And so home, triumphant and tired, to be greeted by Jack who acted as if I had been away on a world tour. I quite like having a "follower" and he seems happy to leave all the responsibility of leadership to me. It makes a change from the TJ reign of terror. The sanctuary is still in a state of shock and awe as a result of his arrival. More on that later.

Thursday, June 5, 2008

Many Changes In Sheaffer World

I have so much to tell you. Yesterday the woman's tall friend who will accompany me in the parade came over with her giant clippers and they proceeded to style my fur coat. I would just like to go on record as saying I stood patiently for two hours while they buzzed the device all over me and said things like "Whoops!" and "Oh, oh, I'm sure we can camouflage that." Not very reassuring, I can tell you. As they proceeded, the full extent of the TJ damage become evident and they were suitably appalled. This resulted in many treats and much guilt.

They have left my undercarriage, or everything below the Plimsoll line, au naturel. This gives the effect that I am wearing a grass skirt or a sporran or some sort of fur fringe. The woman got out the camera but it had a fit of weakness and must be revived before she can take my photo. When it is revived I will get her to take a likeness of me and see what you think. She feels it will give me more bug protection but I hope it doesn't make me look like Queen Victoria in a bustle and four layers of long skirts.

At noon today a box on wheels showed up and there was much angry banging and clanging coming from inside. I must confess, I felt some trepidation. Out stepped an elderly and somewhat dilapidated donkey gentleman. Once out he became quite calm and stood quietly taking everything in. He was led to the front paddock section and was allowed to view us across the electrified wire. He stared for a very long time and eventually said "Good day." Then he went off on his own for awhile.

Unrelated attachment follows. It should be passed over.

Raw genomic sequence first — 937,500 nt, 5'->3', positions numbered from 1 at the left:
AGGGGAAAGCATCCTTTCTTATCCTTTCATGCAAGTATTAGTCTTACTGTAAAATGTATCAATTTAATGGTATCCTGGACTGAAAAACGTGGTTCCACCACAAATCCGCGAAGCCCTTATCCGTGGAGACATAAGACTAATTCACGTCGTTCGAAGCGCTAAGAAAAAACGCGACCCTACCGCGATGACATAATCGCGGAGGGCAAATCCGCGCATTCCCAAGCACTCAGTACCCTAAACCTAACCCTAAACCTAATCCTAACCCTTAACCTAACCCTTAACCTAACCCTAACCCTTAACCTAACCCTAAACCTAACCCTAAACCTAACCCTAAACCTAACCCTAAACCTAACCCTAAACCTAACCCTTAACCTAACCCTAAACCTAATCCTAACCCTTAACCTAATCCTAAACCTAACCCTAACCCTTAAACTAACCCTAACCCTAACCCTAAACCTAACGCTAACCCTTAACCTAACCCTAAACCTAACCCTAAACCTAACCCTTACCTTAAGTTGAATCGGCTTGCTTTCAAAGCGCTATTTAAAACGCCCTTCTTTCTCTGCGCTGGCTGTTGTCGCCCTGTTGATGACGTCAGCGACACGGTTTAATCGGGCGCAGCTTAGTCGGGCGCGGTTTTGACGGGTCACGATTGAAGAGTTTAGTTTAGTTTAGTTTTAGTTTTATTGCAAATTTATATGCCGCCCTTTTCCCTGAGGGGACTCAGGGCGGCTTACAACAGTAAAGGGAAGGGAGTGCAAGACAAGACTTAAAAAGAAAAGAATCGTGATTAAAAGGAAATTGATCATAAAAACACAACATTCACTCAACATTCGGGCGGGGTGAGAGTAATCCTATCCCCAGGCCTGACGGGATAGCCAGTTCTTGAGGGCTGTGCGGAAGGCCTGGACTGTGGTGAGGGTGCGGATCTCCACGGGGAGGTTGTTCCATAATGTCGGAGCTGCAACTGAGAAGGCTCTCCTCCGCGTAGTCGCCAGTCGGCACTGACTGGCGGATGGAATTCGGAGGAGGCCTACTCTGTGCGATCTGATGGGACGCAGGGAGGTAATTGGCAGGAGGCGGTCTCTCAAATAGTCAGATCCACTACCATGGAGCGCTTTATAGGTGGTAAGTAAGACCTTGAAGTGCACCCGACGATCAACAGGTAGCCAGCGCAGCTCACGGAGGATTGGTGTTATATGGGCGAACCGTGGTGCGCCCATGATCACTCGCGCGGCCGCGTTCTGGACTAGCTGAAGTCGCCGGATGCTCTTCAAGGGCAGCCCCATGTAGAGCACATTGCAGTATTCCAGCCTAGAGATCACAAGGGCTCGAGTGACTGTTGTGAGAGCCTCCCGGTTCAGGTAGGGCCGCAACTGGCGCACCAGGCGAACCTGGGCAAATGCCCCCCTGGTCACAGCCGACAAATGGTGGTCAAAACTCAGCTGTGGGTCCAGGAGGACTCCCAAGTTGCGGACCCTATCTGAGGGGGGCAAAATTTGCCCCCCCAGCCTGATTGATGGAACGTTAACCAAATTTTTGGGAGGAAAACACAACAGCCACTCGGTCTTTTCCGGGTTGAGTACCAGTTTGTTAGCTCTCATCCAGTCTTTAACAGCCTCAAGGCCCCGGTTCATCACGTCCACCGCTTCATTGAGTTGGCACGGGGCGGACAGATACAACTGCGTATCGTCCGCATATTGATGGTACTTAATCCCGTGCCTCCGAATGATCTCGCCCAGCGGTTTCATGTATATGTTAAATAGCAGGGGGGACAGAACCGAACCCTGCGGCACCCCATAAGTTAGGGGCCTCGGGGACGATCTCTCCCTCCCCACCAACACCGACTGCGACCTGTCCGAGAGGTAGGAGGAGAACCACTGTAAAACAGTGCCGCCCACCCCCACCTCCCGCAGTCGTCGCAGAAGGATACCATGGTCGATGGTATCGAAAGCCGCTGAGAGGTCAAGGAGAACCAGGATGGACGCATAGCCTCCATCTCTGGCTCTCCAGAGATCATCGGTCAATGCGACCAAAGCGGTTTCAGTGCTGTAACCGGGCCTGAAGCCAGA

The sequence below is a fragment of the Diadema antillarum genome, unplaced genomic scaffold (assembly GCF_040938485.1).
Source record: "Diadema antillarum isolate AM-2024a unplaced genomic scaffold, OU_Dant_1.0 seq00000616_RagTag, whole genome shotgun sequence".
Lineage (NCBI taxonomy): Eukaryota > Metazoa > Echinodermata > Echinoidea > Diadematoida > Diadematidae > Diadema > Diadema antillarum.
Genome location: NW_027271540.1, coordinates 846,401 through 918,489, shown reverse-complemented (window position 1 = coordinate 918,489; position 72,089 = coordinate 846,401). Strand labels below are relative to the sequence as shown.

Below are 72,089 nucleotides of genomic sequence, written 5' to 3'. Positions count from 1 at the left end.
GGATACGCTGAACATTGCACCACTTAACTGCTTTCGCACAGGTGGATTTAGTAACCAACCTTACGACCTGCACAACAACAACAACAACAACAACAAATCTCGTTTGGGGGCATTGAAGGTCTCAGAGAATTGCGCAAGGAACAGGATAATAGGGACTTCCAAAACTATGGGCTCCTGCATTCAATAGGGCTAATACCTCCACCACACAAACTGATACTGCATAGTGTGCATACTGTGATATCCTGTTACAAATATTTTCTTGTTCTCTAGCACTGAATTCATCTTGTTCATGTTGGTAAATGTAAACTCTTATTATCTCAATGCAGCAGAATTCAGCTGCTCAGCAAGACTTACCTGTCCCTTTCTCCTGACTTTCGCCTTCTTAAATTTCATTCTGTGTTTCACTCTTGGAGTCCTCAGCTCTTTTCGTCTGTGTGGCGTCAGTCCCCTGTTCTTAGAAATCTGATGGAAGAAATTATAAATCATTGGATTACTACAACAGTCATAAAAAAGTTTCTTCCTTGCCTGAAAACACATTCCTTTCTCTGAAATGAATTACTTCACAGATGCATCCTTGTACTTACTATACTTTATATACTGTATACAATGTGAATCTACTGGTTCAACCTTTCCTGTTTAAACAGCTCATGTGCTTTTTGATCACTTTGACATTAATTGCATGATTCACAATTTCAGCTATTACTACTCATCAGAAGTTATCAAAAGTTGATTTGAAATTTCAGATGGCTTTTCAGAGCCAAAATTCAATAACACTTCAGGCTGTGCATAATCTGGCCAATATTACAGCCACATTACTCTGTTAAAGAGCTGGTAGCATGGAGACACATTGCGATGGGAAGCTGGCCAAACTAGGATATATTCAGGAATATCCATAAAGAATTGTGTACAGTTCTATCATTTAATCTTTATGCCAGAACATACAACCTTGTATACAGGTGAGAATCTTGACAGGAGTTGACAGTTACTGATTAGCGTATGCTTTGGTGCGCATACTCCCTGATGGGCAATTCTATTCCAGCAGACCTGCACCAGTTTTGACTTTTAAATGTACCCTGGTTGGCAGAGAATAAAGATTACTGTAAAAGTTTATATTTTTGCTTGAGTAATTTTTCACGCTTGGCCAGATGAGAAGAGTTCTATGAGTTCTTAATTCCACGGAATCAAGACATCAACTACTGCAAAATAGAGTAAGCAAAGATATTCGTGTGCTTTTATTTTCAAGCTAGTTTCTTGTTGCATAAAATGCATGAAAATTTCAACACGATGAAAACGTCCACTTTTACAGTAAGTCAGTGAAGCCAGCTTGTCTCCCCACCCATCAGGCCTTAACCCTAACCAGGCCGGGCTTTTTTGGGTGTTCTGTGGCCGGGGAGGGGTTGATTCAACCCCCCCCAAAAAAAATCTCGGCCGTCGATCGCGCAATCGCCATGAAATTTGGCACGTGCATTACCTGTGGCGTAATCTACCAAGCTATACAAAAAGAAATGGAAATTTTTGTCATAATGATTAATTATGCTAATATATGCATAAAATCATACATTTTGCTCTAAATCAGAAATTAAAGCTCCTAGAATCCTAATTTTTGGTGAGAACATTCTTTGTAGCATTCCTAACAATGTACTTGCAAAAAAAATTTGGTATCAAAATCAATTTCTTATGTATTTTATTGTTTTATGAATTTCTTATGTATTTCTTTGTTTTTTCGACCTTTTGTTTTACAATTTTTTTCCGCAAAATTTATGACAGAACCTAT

TJ had been given a lovely little leather halter with brass fittings two weeks ago and he and Doc have been systematically destroying it. This morning Doc pulled it off and they "lost" it in the paddock. How convenient - just an hour before his "ride" showed up. The humans put Doc in his stall and TJ in his and they had an interesting time thrusting him back into his tatty blue nylon halter. They had backed the metal box up to the gate and once caught, TJ charged out and leapt into it. I was astounded. His parting words were "hey fosil, i'll be bak so you betta watch out." It's as if a fuzzy, brown, 200lb. weight has been lifted from my shoulders.

Doc is bereft. He hid TJ under his tail and behind him when the humans wanted to catch him and was generally most distraught. For reasons unknown, he adopted TJ as his own and felt he was doing an excellent job raising him. HA! He was like the doting parent who watches their child set fire to the sofa, climb up the drapes and smash all the crystal and says "He's so creative." It is quite sad to see him so despondent but I'm sure he'll adjust.

Jack is in my half of the stall and I'm in TJ's because Jack is larger than we expected. He's quite fussy and upset but the woman gave him a lovely mushy dinner and he scarfed the lot. It seems that, like George Washington, he has four actual teeth and the rest are probably carved ivory or wood. He must be ancient because he asked me if I had participated in the Boer War. He makes me feel quite spry and youthful by comparison.

I'm making faces at him for now just to let him know I'm the "Big Kahuna" around here. He merely sighs and turns his back. I feel like a whole new donkey this evening.

Monday, June 2, 2008

A Somewhat Better Day